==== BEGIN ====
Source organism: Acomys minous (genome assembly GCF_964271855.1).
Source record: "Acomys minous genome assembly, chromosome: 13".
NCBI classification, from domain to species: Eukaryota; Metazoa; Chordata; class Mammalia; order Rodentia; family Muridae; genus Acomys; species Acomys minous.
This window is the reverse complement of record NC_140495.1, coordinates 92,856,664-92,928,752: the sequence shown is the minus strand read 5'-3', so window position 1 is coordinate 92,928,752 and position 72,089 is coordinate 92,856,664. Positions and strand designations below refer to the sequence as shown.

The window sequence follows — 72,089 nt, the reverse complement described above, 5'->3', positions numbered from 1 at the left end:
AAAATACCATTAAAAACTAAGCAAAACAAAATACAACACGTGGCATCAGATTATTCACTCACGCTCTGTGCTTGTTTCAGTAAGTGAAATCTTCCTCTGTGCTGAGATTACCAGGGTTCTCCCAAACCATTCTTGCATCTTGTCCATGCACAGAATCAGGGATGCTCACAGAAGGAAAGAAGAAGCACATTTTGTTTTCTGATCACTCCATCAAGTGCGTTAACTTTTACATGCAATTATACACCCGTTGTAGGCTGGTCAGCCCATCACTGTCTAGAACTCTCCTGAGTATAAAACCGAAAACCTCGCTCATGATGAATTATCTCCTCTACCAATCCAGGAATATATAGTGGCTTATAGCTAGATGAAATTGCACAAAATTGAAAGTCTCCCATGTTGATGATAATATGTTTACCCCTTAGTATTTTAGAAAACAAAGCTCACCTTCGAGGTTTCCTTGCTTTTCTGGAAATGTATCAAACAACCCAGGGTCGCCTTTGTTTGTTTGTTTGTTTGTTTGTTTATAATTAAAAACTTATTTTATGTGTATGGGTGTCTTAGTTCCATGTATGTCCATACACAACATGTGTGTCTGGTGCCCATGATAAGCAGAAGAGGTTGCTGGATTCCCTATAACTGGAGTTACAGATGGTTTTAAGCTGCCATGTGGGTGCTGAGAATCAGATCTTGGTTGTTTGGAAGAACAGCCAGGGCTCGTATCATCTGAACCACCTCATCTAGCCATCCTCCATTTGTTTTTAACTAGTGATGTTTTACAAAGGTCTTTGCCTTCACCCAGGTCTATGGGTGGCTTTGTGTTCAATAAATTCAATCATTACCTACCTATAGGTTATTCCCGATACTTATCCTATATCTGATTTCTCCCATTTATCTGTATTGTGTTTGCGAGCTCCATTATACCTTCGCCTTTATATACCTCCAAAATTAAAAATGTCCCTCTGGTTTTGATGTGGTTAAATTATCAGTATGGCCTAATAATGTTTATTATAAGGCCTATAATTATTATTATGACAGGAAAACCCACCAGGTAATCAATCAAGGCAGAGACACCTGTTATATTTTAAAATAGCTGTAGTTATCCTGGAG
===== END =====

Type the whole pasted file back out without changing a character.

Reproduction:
Source organism: Acomys minous (genome assembly GCF_964271855.1).
Source record: "Acomys minous genome assembly, chromosome: 13".
NCBI classification, from domain to species: Eukaryota; Metazoa; Chordata; class Mammalia; order Rodentia; family Muridae; genus Acomys; species Acomys minous.
This window is the reverse complement of record NC_140495.1, coordinates 92,856,664-92,928,752: the sequence shown is the minus strand read 5'-3', so window position 1 is coordinate 92,928,752 and position 72,089 is coordinate 92,856,664. Positions and strand designations below refer to the sequence as shown.

The window sequence follows — 72,089 nt, the reverse complement described above, 5'->3', positions numbered from 1 at the left end:
AAAATACCATTAAAAACTAAGCAAAACAAAATACAACACGTGGCATCAGATTATTCACTCACGCTCTGTGCTTGTTTCAGTAAGTGAAATCTTCCTCTGTGCTGAGATTACCAGGGTTCTCCCAAACCATTCTTGCATCTTGTCCATGCACAGAATCAGGGATGCTCACAGAAGGAAAGAAGAAGCACATTTTGTTTTCTGATCACTCCATCAAGTGCGTTAACTTTTACATGCAATTATACACCCGTTGTAGGCTGGTCAGCCCATCACTGTCTAGAACTCTCCTGAGTATAAAACCGAAAACCTCGCTCATGATGAATTATCTCCTCTACCAATCCAGGAATATATAGTGGCTTATAGCTAGATGAAATTGCACAAAATTGAAAGTCTCCCATGTTGATGATAATATGTTTACCCCTTAGTATTTTAGAAAACAAAGCTCACCTTCGAGGTTTCCTTGCTTTTCTGGAAATGTATCAAACAACCCAGGGTCGCCTTTGTTTGTTTGTTTGTTTGTTTGTTTATAATTAAAAACTTATTTTATGTGTATGGGTGTCTTAGTTCCATGTATGTCCATACACAACATGTGTGTCTGGTGCCCATGATAAGCAGAAGAGGTTGCTGGATTCCCTATAACTGGAGTTACAGATGGTTTTAAGCTGCCATGTGGGTGCTGAGAATCAGATCTTGGTTGTTTGGAAGAACAGCCAGGGCTCGTATCATCTGAACCACCTCATCTAGCCATCCTCCATTTGTTTTTAACTAGTGATGTTTTACAAAGGTCTTTGCCTTCACCCAGGTCTATGGGTGGCTTTGTGTTCAATAAATTCAATCATTACCTACCTATAGGTTATTCCCGATACTTATCCTATATCTGATTTCTCCCATTTATCTGTATTGTGTTTGCGAGCTCCATTATACCTTCGCCTTTATATACCTCCAAAATTAAAAATGTCCCTCTGGTTTTGATGTGGTTAAATTATCAGTATGGCCTAATAATGTTTATTATAAGGCCTATAATTATTATTATGACAGGAAAACCCACCAGGTAATCAATCAAGGCAGAGACACCTGTTATATTTTAAAATAGCTGTAGTTATCCTGGAG